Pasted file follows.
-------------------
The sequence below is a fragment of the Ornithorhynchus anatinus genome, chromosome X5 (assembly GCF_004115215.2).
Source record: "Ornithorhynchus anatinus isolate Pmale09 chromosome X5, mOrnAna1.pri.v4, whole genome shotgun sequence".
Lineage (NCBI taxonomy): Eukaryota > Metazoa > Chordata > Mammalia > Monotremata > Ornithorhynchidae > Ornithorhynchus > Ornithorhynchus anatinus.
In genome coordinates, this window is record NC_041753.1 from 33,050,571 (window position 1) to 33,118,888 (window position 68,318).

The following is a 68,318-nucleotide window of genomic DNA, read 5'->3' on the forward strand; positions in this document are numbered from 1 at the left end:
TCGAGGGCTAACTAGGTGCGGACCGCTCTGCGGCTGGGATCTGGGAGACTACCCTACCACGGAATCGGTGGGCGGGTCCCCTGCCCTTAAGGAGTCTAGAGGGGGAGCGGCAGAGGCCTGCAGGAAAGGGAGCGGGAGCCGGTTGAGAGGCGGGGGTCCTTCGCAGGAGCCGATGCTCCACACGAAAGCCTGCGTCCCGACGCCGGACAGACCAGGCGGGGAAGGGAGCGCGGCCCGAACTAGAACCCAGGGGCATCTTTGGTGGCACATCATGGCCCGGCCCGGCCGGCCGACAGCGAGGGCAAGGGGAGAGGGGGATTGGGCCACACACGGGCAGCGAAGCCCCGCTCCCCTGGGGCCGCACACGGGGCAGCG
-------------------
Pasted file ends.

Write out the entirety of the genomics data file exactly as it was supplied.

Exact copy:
The sequence below is a fragment of the Ornithorhynchus anatinus genome, chromosome X5 (assembly GCF_004115215.2).
Source record: "Ornithorhynchus anatinus isolate Pmale09 chromosome X5, mOrnAna1.pri.v4, whole genome shotgun sequence".
Lineage (NCBI taxonomy): Eukaryota > Metazoa > Chordata > Mammalia > Monotremata > Ornithorhynchidae > Ornithorhynchus > Ornithorhynchus anatinus.
In genome coordinates, this window is record NC_041753.1 from 33,050,571 (window position 1) to 33,118,888 (window position 68,318).

The following is a 68,318-nucleotide window of genomic DNA, read 5'->3' on the forward strand; positions in this document are numbered from 1 at the left end:
TCGAGGGCTAACTAGGTGCGGACCGCTCTGCGGCTGGGATCTGGGAGACTACCCTACCACGGAATCGGTGGGCGGGTCCCCTGCCCTTAAGGAGTCTAGAGGGGGAGCGGCAGAGGCCTGCAGGAAAGGGAGCGGGAGCCGGTTGAGAGGCGGGGGTCCTTCGCAGGAGCCGATGCTCCACACGAAAGCCTGCGTCCCGACGCCGGACAGACCAGGCGGGGAAGGGAGCGCGGCCCGAACTAGAACCCAGGGGCATCTTTGGTGGCACATCATGGCCCGGCCCGGCCGGCCGACAGCGAGGGCAAGGGGAGAGGGGGATTGGGCCACACACGGGCAGCGAAGCCCCGCTCCCCTGGGGCCGCACACGGGGCAGCG